A charity has said workers in Paris will begin the painstaking task of removing scaffolding from the Notre-Dame cathedral in the coming weeks after a devastating fire in April.
The 850-year-old church and spire were covered in scaffolding when it came crashing down during the huge blaze on April 15. The cathedral’s roof was also destroyed in the inferno, although the vast majority of artifacts and valuable items inside were saved.
After the fire that stunned a nation, French President Emmanuel Macron pledged to complete a painstaking renovation of the gothic Paris landmark within five years. But according to the Notre-Dame Foundation charity, that cannot begin until essential work takes place to secure the structure.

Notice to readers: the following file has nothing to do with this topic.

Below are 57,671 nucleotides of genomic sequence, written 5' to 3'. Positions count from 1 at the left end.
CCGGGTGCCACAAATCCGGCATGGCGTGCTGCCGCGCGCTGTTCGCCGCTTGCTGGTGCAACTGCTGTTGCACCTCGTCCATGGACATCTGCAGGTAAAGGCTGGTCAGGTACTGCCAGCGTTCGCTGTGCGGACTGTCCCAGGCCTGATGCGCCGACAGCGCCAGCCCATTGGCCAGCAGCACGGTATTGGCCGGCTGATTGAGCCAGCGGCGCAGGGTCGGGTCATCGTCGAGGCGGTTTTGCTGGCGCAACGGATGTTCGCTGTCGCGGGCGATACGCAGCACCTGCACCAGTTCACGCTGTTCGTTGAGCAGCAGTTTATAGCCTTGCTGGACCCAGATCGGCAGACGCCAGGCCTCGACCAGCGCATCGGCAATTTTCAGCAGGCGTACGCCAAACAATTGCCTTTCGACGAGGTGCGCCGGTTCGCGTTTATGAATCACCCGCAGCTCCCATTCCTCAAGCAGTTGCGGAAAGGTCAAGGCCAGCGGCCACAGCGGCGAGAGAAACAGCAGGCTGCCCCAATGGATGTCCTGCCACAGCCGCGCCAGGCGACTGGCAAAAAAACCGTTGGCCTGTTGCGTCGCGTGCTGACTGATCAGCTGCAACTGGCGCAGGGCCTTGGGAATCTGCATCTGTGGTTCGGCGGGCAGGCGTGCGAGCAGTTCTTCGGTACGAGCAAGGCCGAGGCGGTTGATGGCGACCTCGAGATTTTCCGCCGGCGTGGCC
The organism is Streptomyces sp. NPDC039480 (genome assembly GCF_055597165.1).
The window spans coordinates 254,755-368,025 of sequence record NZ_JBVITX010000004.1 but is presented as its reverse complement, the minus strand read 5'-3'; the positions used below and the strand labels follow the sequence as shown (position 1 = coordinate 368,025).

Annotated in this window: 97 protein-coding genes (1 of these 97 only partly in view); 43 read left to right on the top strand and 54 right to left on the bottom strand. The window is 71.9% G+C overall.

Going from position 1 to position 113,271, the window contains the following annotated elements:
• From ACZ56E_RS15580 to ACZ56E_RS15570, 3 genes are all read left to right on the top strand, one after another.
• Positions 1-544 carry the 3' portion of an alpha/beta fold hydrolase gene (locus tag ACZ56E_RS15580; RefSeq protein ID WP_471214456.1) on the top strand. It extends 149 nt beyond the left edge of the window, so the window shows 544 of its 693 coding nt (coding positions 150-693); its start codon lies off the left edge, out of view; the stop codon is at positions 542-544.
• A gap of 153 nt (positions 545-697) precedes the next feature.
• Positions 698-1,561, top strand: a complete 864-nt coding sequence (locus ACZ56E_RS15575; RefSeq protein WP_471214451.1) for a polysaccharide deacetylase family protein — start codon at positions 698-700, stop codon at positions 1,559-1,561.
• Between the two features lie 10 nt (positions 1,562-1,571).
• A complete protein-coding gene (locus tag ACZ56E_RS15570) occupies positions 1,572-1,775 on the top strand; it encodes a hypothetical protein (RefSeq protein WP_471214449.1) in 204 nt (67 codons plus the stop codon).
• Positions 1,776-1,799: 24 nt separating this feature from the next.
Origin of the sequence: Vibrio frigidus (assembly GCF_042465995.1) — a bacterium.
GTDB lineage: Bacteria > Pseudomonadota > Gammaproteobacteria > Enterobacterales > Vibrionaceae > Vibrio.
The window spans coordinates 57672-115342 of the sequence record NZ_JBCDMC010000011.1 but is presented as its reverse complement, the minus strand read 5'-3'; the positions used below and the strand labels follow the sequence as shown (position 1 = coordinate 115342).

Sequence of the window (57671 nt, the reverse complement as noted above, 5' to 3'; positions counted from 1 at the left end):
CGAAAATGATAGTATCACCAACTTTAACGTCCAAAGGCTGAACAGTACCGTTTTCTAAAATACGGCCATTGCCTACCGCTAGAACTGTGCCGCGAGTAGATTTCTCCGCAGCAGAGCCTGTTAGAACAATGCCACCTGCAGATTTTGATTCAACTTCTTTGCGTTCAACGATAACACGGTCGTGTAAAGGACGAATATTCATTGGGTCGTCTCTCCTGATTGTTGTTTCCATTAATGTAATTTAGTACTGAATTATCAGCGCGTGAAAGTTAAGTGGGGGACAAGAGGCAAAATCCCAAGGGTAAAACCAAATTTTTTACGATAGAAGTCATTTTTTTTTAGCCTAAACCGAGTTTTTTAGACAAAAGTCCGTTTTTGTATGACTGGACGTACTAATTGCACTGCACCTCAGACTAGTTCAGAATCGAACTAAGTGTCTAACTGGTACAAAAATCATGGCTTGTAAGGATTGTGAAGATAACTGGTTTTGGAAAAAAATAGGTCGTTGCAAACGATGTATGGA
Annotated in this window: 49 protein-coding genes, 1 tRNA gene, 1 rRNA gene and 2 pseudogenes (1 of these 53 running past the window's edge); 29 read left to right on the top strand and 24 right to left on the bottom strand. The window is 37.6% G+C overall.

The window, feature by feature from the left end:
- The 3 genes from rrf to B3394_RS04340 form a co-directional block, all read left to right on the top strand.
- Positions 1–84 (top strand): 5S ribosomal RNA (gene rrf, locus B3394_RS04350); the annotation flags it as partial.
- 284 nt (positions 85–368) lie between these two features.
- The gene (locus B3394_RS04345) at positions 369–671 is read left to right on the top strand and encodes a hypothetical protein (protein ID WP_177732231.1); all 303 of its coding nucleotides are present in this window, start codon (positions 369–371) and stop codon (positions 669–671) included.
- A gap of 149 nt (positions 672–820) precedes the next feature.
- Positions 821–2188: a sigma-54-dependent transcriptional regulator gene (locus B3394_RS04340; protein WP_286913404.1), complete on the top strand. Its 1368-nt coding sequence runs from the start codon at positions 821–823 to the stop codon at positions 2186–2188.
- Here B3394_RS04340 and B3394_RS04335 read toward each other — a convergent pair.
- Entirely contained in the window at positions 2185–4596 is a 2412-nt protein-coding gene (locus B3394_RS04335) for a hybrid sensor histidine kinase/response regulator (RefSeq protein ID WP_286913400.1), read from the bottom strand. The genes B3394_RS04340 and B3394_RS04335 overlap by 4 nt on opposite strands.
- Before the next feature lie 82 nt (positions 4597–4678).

Charity head Christophe-Charles Rousselot told the french press, “One of the most complex aspects of the work at the moment is removing the scaffolding, which includes 50,000 tubes which reached over 800 degrees Celcius (1472 degrees Fahrenheit)” during the fire.
It has been suggested that another large scaffold structure will be erected, as well as cranes installed, in order to start cutting down the damaged scaffold in very “delicate conditions.”
The dismantling of the scaffolding is expected to take four months.
Wealthy donors have handed over millions of euros to restore the church, including Altrad group’s president Mohed Altrad. The billionaire businessman publicly pledged to materially support the reconstruction of Notre-Dame soon after the fire.